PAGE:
By Bob Donalds
When your original Bosch distributor fails, or if you just want to get the latest and greatest, you reach for the fully centrifugal 009 distributor or one of its cousins. When the 009 is used with the 30-PICT-3 or any 34 PICT carburettor, problems begin to happen faster than you can turn the adjustment screws. Where do you time the new distributor? Do you use the old timing mark? What does the old timing mark mean? Why won't my engine idle?
First, most original distributors in the late ‘pollution control’ dual port engine were designed to run with an idle timing of 5 degrees ATDC (After Top Dead Centre). The 009 should be timed at 10 degrees BTDC (Before Top Dead Centre). Setting the 009 at a timing mark of 5 ATDC would give you an inadequate advance of about 17 degrees total. Now your engine may idle nicely but you risk melting a piston. The air-cooled Type 1, pre-’72 Type 2, and Type 3 VW engine needs a total advance of 32 degrees BTDC. This number is often disputed but it works for me.
To check total timing, I rev the engine with my timing light connected. The 0 degrees mark should now end up at the fan belt where it lifts off the pulley. When the 009 is set at 10 degrees, this timing change of 15 degrees raises the idle so high you need to lower it by turning the idle speed adjusting almost all the way. Naturally this shuts down the idle circuit. The engine is now getting so little fuel; it barely idles. If it does idle, it won't transition to the next carburettor circuit without massive hesitation even with a good accelerator pump. Also, the throttle plate if not closed at warm idle, will create the same effect.
On the dual port crank pulley there is a dent on the opposite side of the original timing mark and slightly to the right. I take the middle of this dent as 0 degrees. Take the points of an open-end 15-mm spanner and lay the left side of the spanner in the middle of the dent and the right side will fall at approximately 10 degrees BTDC. File a new notch at that spot. I also like to mark it with red touch-up paint.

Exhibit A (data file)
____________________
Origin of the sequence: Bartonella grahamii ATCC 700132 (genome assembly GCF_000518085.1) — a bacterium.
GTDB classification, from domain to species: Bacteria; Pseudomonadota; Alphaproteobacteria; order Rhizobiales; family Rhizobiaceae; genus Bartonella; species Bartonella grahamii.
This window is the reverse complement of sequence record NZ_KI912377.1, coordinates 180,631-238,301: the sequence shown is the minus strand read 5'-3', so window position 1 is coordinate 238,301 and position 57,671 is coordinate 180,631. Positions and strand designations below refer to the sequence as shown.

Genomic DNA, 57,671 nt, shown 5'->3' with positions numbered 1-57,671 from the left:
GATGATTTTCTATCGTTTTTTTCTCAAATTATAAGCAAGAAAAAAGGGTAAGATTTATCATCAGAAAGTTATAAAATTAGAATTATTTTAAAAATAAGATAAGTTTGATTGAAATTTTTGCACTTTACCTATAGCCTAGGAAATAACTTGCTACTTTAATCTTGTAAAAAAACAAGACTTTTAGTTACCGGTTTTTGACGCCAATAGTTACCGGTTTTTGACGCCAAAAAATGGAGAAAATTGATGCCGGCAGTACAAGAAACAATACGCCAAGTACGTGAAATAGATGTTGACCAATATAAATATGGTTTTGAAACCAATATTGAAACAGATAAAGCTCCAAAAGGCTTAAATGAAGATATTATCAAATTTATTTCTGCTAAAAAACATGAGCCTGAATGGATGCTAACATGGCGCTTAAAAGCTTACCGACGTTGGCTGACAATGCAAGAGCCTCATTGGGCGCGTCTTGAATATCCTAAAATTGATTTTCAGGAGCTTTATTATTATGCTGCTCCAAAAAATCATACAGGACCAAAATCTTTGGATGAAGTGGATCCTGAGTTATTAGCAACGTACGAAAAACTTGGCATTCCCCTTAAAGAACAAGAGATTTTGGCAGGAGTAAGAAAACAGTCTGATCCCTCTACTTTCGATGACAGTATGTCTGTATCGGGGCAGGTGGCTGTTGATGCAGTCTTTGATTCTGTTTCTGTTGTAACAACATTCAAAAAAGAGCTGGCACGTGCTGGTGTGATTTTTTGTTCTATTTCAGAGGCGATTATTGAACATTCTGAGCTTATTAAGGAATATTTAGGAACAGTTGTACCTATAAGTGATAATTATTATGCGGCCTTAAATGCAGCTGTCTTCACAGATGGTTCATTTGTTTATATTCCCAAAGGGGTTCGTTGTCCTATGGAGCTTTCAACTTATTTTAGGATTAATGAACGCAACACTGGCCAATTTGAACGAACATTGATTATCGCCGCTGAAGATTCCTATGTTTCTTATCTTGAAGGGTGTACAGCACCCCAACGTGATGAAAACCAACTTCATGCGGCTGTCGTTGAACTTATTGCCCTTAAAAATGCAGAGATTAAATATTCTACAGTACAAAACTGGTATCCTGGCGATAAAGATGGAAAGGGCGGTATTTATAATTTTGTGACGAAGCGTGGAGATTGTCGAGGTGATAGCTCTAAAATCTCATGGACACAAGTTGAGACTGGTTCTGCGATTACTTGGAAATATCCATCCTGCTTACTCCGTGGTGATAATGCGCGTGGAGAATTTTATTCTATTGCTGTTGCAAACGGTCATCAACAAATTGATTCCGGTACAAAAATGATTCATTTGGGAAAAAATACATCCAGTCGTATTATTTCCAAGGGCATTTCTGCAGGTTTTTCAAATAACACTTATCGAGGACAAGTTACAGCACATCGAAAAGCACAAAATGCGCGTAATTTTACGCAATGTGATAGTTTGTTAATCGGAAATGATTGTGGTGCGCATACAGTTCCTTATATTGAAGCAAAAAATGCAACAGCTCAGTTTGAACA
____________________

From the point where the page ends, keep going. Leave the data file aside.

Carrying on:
The next step to a proper idle is to install a pop rivet in the hole of the throttle plate. Trust me, it works. This is the brass plate at the base of the carburettor that opens when you press the accelerator. Now all the air the engine draws in at a idle must come through the idle circuit. You can now back out the idle speed adjusting screw, restoring the idle by allowing enough air into the carburettor idle circuits thereby picking up the fuel needed to obtain an idle. You can now set the timing at 10 BTDC with your 009 distributor and have the fuel needed for a stable idle and smooth transition to the high-speed circuits.
When rebuilding engines, I lower my compression ratio to prevent pre-ignition and overheating with a semi-hemi cut in the combustion chamber. This allows me to run 2 to 4 degrees more timing without the engine getting too hot. The carburettor might also need a larger main jet.
Does the engine run out of power just past the idle at 1500 rpm or so and putting the pedal to floor isn't much help? I find larger, main jets commonly needed to help with this mid-range hesitation and additionally can increase top end. My best guess for main jet size on an otherwise stock engine is #135. The carb comes stock with a #127.5 unless it's a ‘71 Type 2, in which case it's a #125.
Changing the main jet to a larger size can improve economy because less throttle is needed to get up to speed. Re-jetting is also common when running a non-stock exhaust. These exhaust lower the backpressure and tend to lean the motor out.